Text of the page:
Japanese Chrysanthemum called Kiku (菊) in Japan is the symbol of the Japanese imperial family and thus the symbol of Japan itself. This plant originally from China symbolizes the power of the Japanese monarchy, this is why it can be found on passports, luxury fabrics and coins.

There is even an award called the Supreme Order of the Chrysanthemum. It is the highest honor that you could receive in Japan and only Japanese citizens are eligible for this prestigious award.

Although the Japanese Chrysanthemum is often known as the flower of the month in September, it is more commonly found in mid-October to late November.

12. KANTSUBAKI – Camellia Sasanqua

Japanese Camellia

Kantsubaki (寒椿) is the Japanese Camellia also known as Winter Camellia. It’s a flower with large red petals and a yellow heart that blooms in the winter and symbolizes “humility”, “discretion”, and “perfect love“.

Kantsubaki has been grown in Japan since the 15th century and is widely used as pattern for Kimonos and on winter clothing. It is also a flower used in some Japanese teas.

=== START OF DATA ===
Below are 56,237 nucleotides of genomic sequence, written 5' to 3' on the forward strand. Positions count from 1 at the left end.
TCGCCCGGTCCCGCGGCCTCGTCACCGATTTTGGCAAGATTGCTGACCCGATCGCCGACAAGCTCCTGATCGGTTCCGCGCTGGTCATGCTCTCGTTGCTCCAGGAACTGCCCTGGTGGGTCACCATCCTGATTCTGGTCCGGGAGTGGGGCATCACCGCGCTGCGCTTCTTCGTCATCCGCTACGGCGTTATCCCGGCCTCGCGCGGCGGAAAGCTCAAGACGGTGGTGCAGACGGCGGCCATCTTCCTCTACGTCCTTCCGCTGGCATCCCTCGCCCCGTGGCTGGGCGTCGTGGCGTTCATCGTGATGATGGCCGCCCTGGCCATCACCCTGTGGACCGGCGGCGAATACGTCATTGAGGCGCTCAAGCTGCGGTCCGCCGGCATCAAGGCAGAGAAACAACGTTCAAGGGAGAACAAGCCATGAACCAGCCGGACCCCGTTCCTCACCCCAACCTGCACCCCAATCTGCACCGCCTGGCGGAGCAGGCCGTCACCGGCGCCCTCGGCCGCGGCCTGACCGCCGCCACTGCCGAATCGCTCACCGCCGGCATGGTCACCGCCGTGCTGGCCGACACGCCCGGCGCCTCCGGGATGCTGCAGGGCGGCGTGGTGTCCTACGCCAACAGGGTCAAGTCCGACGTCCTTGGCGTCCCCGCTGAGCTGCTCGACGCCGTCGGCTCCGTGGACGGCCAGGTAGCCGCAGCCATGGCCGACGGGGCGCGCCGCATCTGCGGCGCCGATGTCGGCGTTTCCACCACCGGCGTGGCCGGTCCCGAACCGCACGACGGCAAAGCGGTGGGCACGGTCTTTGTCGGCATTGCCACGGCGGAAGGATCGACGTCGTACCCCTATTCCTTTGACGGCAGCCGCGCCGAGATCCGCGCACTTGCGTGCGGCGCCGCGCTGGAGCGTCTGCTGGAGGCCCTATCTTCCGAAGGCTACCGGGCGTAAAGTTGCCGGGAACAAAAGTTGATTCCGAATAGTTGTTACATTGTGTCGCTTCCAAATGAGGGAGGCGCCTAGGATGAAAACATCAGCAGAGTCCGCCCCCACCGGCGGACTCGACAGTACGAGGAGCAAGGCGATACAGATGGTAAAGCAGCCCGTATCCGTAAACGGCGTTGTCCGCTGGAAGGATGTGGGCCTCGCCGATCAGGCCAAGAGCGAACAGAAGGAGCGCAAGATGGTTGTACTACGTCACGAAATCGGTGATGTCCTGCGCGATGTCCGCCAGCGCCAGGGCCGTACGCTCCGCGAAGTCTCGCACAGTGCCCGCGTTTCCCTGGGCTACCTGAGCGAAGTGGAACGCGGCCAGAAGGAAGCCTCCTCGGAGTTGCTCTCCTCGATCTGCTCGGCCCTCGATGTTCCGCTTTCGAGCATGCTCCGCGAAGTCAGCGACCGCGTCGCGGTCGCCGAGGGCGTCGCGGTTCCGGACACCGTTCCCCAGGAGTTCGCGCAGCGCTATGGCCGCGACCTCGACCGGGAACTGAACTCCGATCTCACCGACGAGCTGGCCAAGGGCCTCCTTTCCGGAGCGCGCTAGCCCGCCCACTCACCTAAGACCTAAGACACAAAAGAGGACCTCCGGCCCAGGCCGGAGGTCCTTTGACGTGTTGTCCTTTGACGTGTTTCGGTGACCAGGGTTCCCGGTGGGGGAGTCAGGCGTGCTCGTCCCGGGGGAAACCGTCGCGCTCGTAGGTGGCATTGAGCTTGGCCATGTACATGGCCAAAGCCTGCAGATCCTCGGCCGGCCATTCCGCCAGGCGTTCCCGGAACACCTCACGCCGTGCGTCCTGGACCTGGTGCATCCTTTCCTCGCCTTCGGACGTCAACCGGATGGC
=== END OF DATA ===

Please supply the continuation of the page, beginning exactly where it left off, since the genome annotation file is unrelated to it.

Ikebana – The Art of Japanese Flower Arrangement

As you may have noticed, flowers are very much a part of Japanese culture. Their great variety and symbolism make them central elements in many textiles, but more than that, flowers are at the forefront of the Japanese art of flower arrangement called Ikebana.

Indeed, there is an art form in Japan dedicated entirely to the art of flower rearrangement, which is still very popular today and is certainly not to be missed if you have the opportunity to visit Japan.


Quick Summary: 

アマリリス Amaryllis Shy
アネモネ Anemone (white) Sincere
椿 Camellia (red) In Love
椿 Camellia (yellow) Longing
椿 Camellia (white) Waiting
カーネーション Carnation Passion
Cherry Blossom Kind/Gentle
黄菊 Chrysanthemum (yellow) Imperial/Elegant
白菊 Chrysanthemum (white) Truth/Self-Esteem
水仙 Daffodil Respect
天竺牡丹 Dahlia Good Taste
雛菊 Daisy Faith
勿忘草 Forget-Me-Not True Love
フリージア Freesia Immaculate
梔子 Gardenia Secret Love/Pure
紫陽花 Hydrangea Pride
アイリス / 菖蒲 Iris Noble Heart/Good News
白百合 Lily (white) Purity
百合 Lily of the Valley Sweet/Promise of Happiness
鬼百合 Tiger Lily Wealth
マグノリア Magnolia Natural/Love For Nature
雛芥子 Poppy Comfort
紅薔薇 Rose (red) Love/In Love
薔薇 Rose (white) Innocence/Devotion
桃色薔薇 Rose (pink) Trust/Confidence
黄色薔薇 Rose (yellow) Noble
チューリップ Tulip Charity/Trust